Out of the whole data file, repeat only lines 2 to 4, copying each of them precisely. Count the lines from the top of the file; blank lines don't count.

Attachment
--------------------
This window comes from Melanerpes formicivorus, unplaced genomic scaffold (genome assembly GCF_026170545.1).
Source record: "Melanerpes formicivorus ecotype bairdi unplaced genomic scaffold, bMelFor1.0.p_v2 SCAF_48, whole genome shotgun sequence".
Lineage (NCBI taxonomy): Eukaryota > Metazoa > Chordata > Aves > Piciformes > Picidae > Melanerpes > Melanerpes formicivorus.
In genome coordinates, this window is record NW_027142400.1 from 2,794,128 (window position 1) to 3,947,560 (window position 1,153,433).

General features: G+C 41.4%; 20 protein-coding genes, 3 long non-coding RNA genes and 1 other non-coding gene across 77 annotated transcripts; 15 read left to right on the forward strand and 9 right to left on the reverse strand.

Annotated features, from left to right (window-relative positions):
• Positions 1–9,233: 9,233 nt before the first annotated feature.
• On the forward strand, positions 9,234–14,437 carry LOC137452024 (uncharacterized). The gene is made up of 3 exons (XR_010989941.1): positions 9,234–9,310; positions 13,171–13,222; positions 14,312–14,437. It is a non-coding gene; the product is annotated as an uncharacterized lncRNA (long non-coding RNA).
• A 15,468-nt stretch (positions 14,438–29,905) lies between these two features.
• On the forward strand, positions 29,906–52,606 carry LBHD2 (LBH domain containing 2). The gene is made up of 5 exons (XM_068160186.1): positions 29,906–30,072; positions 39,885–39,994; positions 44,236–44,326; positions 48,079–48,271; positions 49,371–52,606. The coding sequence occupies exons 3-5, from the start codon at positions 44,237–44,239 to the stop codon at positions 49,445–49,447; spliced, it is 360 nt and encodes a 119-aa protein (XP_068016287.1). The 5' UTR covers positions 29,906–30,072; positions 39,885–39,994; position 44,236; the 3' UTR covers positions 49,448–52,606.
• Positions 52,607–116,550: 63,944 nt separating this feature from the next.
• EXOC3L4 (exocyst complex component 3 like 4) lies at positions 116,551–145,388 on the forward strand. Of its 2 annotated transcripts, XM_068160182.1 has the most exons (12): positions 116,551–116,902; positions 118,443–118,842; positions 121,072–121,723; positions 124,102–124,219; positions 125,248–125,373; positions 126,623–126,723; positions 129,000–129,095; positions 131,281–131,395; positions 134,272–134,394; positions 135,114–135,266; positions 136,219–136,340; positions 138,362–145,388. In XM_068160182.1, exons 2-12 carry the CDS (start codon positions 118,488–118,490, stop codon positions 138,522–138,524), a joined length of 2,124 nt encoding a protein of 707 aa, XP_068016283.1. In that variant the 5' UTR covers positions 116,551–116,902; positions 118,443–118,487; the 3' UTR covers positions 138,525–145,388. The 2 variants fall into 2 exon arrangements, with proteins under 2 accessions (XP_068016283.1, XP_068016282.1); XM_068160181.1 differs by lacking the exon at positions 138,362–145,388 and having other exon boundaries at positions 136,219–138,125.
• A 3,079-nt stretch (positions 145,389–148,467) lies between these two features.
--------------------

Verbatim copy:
Source record: "Melanerpes formicivorus ecotype bairdi unplaced genomic scaffold, bMelFor1.0.p_v2 SCAF_48, whole genome shotgun sequence".
Lineage (NCBI taxonomy): Eukaryota > Metazoa > Chordata > Aves > Piciformes > Picidae > Melanerpes > Melanerpes formicivorus.
In genome coordinates, this window is record NW_027142400.1 from 2,794,128 (window position 1) to 3,947,560 (window position 1,153,433).